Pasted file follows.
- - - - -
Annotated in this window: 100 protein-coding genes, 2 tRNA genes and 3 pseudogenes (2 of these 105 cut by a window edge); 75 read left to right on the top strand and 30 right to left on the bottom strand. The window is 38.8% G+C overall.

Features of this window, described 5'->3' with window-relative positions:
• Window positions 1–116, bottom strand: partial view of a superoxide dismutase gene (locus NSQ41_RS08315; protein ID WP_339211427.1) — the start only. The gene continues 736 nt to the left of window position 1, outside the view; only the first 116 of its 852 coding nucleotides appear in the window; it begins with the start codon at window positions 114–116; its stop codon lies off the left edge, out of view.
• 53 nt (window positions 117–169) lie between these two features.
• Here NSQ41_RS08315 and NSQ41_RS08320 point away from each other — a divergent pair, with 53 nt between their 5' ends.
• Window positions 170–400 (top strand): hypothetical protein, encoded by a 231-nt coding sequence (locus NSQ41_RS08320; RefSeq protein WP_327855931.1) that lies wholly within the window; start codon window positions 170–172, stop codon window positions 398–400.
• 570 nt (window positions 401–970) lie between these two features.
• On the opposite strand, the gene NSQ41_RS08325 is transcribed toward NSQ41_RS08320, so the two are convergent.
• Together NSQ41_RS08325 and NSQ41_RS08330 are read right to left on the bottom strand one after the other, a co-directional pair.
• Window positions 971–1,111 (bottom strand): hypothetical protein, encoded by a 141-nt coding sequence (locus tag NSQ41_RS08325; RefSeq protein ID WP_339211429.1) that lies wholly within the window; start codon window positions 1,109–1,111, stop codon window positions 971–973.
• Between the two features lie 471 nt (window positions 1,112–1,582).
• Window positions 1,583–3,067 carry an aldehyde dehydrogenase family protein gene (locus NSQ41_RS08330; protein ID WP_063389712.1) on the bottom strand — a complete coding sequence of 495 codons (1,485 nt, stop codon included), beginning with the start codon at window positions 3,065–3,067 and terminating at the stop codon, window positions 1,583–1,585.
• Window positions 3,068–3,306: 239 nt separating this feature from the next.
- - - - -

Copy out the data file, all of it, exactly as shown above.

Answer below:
Annotated in this window: 100 protein-coding genes, 2 tRNA genes and 3 pseudogenes (2 of these 105 cut by a window edge); 75 read left to right on the top strand and 30 right to left on the bottom strand. The window is 38.8% G+C overall.

Features of this window, described 5'->3' with window-relative positions:
• Window positions 1–116, bottom strand: partial view of a superoxide dismutase gene (locus NSQ41_RS08315; protein ID WP_339211427.1) — the start only. The gene continues 736 nt to the left of window position 1, outside the view; only the first 116 of its 852 coding nucleotides appear in the window; it begins with the start codon at window positions 114–116; its stop codon lies off the left edge, out of view.
• 53 nt (window positions 117–169) lie between these two features.
• Here NSQ41_RS08315 and NSQ41_RS08320 point away from each other — a divergent pair, with 53 nt between their 5' ends.
• Window positions 170–400 (top strand): hypothetical protein, encoded by a 231-nt coding sequence (locus NSQ41_RS08320; RefSeq protein WP_327855931.1) that lies wholly within the window; start codon window positions 170–172, stop codon window positions 398–400.
• 570 nt (window positions 401–970) lie between these two features.
• On the opposite strand, the gene NSQ41_RS08325 is transcribed toward NSQ41_RS08320, so the two are convergent.
• Together NSQ41_RS08325 and NSQ41_RS08330 are read right to left on the bottom strand one after the other, a co-directional pair.
• Window positions 971–1,111 (bottom strand): hypothetical protein, encoded by a 141-nt coding sequence (locus tag NSQ41_RS08325; RefSeq protein ID WP_339211429.1) that lies wholly within the window; start codon window positions 1,109–1,111, stop codon window positions 971–973.
• Between the two features lie 471 nt (window positions 1,112–1,582).
• Window positions 1,583–3,067 carry an aldehyde dehydrogenase family protein gene (locus NSQ41_RS08330; protein ID WP_063389712.1) on the bottom strand — a complete coding sequence of 495 codons (1,485 nt, stop codon included), beginning with the start codon at window positions 3,065–3,067 and terminating at the stop codon, window positions 1,583–1,585.
• Window positions 3,068–3,306: 239 nt separating this feature from the next.